James Northup, one of the founders of the Wilderness Association and executive director of Forest Watch, an environmental group based in Richmond, said the legislation was a step toward "fulfilling Battell's last wishes and would provide a fitting final chapter to his wildlands legacy."

    "The 100-square mile Glastenbury Mountain-Lye Brook wilderness complex is the biggest, best opportunity we have for restoring wilderness conditions in Vermont," he said. "It is one of the few places in Vermont that appears big and wild when viewed from outer space and deserves stronger, more far reaching protections than are proposed."

    Critics of wilderness designation, including the Vermont Forest Products Industry and the Vermont Traditions Coalition, said they were outraged late Thursday.

    "What are they thinking? It's unbelievable!" said Ed Larson, executive director of the forestry group.

    "They are out to destroy the forest products industry," he said. "Bernie (Sanders) has always stood for the little guy, I just don't get this. He seems to ignore them in this case."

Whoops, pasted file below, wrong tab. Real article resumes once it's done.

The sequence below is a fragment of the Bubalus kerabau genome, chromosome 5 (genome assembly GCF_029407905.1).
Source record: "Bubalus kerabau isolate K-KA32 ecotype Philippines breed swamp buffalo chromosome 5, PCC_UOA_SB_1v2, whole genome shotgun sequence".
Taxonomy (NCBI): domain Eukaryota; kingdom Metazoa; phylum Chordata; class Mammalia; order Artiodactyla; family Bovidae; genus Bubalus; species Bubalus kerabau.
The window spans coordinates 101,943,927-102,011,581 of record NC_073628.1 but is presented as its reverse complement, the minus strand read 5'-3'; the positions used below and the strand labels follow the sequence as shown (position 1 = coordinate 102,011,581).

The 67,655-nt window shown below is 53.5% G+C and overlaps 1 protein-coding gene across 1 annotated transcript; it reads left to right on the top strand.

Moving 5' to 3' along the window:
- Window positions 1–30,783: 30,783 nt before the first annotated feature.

Larson said several of his members already had to buy logs from out of state, and in some cases from Canada.

    "Businesses have to seek their raw material elsewhere, and it's costing them more," Larson said, noting that one business was importing spruce logs from New Brunswick and Nova Scotia to make house clapboards.

    "This is no compromise," Larson said.

    Steven McLeod, spokesman for Vermont Traditions Coalition — a group made up of hunting groups, the Farm Bureau, the state's sugarmakers, some towns and individuals — said the proposal was elitist, pure and simple.

    "They've turned their backs on the local communities," he said, referring to 10 Vermont towns who have a big investment — their land — in the forest.

    McLeod, citing visitor registrations at the Forest Service's offices, said only a tiny fraction of the forest's visitors come for the restricted wilderness lands.

    "Why are they adding to a category that no one's using?" he said. "It doesn't make any sense."

    "The land is being privatized for a very small number of users," he said, maintaining that the change to wilderness had "zero environmental benefits" such as creating wildlife habitat.

    "The congressional delegation has made things twice as bad," he said.

    Linck, of the Wilderness Society, said she couldn't understand the argument that wilderness was "elitist."

    "It's open to everybody," she said. "Not everyone can afford a snowmobile or an ATV."

    David Carle, spokesman for Leahy, said it was unclear whether the Vermont Wilderness Act of 2006 would see action in the last 60 days of this Congress.

    He said two proposed wilderness bills are pending for lands in New Hampshire and Virginia, and Vermont's bill might be joined with those.

    Contact Susan Smallheer at susan.smallheer@rutlandherald.com